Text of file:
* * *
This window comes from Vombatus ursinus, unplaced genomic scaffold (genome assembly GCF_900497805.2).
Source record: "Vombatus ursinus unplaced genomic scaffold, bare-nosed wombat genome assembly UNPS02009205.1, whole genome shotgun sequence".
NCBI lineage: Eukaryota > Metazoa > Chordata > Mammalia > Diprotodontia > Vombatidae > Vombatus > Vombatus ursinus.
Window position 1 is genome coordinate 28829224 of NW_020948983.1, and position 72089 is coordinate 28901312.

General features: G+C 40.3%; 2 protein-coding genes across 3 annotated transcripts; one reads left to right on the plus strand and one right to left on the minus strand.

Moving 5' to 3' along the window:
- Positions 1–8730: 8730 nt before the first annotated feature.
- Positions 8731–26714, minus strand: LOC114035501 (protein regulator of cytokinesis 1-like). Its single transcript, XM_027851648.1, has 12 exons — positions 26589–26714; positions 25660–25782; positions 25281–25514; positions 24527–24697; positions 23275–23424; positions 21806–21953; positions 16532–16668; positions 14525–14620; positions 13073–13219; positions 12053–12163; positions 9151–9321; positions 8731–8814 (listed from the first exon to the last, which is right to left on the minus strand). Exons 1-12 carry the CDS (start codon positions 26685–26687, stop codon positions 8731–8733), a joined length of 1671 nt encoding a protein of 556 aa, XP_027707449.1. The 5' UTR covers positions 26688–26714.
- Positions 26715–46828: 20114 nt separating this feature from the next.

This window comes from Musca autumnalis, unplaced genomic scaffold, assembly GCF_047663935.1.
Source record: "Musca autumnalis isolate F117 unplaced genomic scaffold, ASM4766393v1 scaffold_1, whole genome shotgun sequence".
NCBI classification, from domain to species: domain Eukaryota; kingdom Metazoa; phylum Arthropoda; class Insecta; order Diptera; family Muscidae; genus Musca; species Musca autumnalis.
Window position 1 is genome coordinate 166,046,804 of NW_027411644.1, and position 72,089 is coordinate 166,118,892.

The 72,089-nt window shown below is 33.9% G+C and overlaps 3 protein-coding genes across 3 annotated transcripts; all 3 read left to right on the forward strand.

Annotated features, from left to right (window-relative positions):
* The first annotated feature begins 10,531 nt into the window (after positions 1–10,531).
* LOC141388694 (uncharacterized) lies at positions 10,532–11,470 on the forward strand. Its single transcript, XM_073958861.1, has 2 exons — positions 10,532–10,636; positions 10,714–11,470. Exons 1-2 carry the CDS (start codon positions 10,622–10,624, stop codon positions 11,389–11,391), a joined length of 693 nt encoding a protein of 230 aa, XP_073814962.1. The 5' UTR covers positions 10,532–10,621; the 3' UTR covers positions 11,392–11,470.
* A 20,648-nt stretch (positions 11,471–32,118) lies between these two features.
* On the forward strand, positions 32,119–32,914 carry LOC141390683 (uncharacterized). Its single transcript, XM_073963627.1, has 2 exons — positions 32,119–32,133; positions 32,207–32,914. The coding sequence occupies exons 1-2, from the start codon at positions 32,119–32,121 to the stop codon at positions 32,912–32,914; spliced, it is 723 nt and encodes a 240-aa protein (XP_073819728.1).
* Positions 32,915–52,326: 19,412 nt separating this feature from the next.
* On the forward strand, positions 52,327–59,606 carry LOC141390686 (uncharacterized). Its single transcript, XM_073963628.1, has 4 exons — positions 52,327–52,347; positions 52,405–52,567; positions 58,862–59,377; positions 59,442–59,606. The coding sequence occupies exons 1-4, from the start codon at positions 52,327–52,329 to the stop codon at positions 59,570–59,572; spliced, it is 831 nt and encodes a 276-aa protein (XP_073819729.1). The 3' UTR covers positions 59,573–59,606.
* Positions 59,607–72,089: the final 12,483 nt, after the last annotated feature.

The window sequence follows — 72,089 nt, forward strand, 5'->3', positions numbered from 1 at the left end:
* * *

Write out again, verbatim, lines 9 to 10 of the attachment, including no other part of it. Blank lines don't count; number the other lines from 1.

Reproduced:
- Positions 26715–46828: 20114 nt separating this feature from the next.

This window comes from Musca autumnalis, unplaced genomic scaffold, assembly GCF_047663935.1.